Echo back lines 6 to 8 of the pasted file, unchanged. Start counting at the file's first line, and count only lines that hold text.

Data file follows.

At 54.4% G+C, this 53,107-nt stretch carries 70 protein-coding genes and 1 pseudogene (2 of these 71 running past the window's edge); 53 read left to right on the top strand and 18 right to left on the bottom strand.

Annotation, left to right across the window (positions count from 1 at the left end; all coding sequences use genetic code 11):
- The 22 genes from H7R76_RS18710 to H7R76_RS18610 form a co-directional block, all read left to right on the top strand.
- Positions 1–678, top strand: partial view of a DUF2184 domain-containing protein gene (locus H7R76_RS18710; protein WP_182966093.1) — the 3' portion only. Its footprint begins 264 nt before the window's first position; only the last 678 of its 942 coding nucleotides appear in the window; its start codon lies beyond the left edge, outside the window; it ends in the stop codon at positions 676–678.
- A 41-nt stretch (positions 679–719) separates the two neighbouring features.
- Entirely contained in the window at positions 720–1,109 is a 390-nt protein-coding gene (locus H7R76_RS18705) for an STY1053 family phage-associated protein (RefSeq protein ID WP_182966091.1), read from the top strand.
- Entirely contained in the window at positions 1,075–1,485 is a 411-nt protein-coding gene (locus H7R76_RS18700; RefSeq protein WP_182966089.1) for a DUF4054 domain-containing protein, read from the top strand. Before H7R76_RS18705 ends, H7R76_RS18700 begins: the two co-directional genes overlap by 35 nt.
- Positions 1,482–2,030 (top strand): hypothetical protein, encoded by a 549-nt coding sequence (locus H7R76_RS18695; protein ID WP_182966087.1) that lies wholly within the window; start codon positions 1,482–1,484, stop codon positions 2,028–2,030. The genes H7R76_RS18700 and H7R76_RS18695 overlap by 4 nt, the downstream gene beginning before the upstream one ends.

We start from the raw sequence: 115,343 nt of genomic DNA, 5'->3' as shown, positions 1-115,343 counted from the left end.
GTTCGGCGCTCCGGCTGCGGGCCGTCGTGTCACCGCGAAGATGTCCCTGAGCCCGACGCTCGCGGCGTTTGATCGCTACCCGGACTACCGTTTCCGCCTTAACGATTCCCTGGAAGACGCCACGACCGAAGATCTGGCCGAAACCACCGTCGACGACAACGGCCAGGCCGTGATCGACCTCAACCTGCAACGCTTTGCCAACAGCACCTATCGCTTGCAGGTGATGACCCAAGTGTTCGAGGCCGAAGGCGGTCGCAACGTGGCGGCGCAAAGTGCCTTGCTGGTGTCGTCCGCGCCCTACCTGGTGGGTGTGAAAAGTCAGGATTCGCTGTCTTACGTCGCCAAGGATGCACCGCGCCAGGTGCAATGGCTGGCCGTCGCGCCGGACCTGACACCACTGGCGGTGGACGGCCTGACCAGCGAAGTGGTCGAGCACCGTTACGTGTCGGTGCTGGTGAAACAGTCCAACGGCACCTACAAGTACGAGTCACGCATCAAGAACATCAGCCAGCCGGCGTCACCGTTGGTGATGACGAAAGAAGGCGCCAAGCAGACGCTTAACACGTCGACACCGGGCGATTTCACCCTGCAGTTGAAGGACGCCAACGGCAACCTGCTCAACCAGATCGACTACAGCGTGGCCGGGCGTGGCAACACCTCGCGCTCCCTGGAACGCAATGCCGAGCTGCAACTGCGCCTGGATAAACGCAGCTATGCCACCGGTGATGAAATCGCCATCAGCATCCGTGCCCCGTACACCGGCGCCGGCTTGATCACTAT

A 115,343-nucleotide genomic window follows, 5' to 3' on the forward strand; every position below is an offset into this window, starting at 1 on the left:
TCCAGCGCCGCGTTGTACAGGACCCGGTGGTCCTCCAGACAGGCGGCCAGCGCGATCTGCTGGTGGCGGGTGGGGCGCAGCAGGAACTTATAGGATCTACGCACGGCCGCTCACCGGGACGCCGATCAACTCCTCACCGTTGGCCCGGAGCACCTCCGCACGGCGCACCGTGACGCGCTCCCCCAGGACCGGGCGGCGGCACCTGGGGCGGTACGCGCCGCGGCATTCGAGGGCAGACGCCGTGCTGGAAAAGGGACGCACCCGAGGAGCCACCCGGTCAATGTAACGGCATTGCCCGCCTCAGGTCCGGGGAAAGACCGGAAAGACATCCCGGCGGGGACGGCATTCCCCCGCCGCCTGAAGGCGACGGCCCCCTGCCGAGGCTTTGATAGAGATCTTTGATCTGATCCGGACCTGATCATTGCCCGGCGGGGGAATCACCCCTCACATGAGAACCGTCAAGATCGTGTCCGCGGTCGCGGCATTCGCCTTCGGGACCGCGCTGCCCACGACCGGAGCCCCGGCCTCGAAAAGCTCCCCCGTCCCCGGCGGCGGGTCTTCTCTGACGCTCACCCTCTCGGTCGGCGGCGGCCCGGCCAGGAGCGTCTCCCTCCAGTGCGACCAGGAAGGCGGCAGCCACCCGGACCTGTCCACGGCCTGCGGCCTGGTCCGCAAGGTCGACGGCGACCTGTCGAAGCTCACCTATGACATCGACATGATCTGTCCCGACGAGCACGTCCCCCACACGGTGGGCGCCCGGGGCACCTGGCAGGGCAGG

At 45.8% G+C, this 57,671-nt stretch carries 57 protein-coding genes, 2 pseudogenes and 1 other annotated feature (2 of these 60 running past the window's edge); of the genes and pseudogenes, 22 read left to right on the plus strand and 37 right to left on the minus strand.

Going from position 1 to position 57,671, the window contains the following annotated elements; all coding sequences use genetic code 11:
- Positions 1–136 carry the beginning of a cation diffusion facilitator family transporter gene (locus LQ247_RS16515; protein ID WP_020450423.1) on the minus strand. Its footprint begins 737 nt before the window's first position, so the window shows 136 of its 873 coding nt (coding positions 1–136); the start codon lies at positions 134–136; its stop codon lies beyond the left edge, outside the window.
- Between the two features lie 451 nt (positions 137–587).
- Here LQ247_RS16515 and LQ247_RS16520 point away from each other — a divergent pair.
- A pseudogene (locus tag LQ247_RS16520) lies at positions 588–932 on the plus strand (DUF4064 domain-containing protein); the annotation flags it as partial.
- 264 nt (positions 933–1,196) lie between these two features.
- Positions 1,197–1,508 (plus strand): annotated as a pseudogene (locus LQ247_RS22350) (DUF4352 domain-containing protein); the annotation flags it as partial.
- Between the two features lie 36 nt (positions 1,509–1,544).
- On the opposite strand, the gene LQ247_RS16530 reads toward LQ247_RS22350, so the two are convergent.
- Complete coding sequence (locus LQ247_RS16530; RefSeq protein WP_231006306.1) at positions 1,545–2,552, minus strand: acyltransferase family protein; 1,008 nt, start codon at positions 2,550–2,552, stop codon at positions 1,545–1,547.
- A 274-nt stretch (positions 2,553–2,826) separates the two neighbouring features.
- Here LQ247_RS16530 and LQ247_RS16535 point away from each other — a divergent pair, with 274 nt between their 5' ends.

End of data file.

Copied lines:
- Entirely contained in the window at positions 720–1,109 is a 390-nt protein-coding gene (locus H7R76_RS18705) for an STY1053 family phage-associated protein (RefSeq protein ID WP_182966091.1), read from the top strand.
- Entirely contained in the window at positions 1,075–1,485 is a 411-nt protein-coding gene (locus H7R76_RS18700; RefSeq protein WP_182966089.1) for a DUF4054 domain-containing protein, read from the top strand. Before H7R76_RS18705 ends, H7R76_RS18700 begins: the two co-directional genes overlap by 35 nt.
- Positions 1,482–2,030 (top strand): hypothetical protein, encoded by a 549-nt coding sequence (locus H7R76_RS18695; protein ID WP_182966087.1) that lies wholly within the window; start codon positions 1,482–1,484, stop codon positions 2,028–2,030. The genes H7R76_RS18700 and H7R76_RS18695 overlap by 4 nt, the downstream gene beginning before the upstream one ends.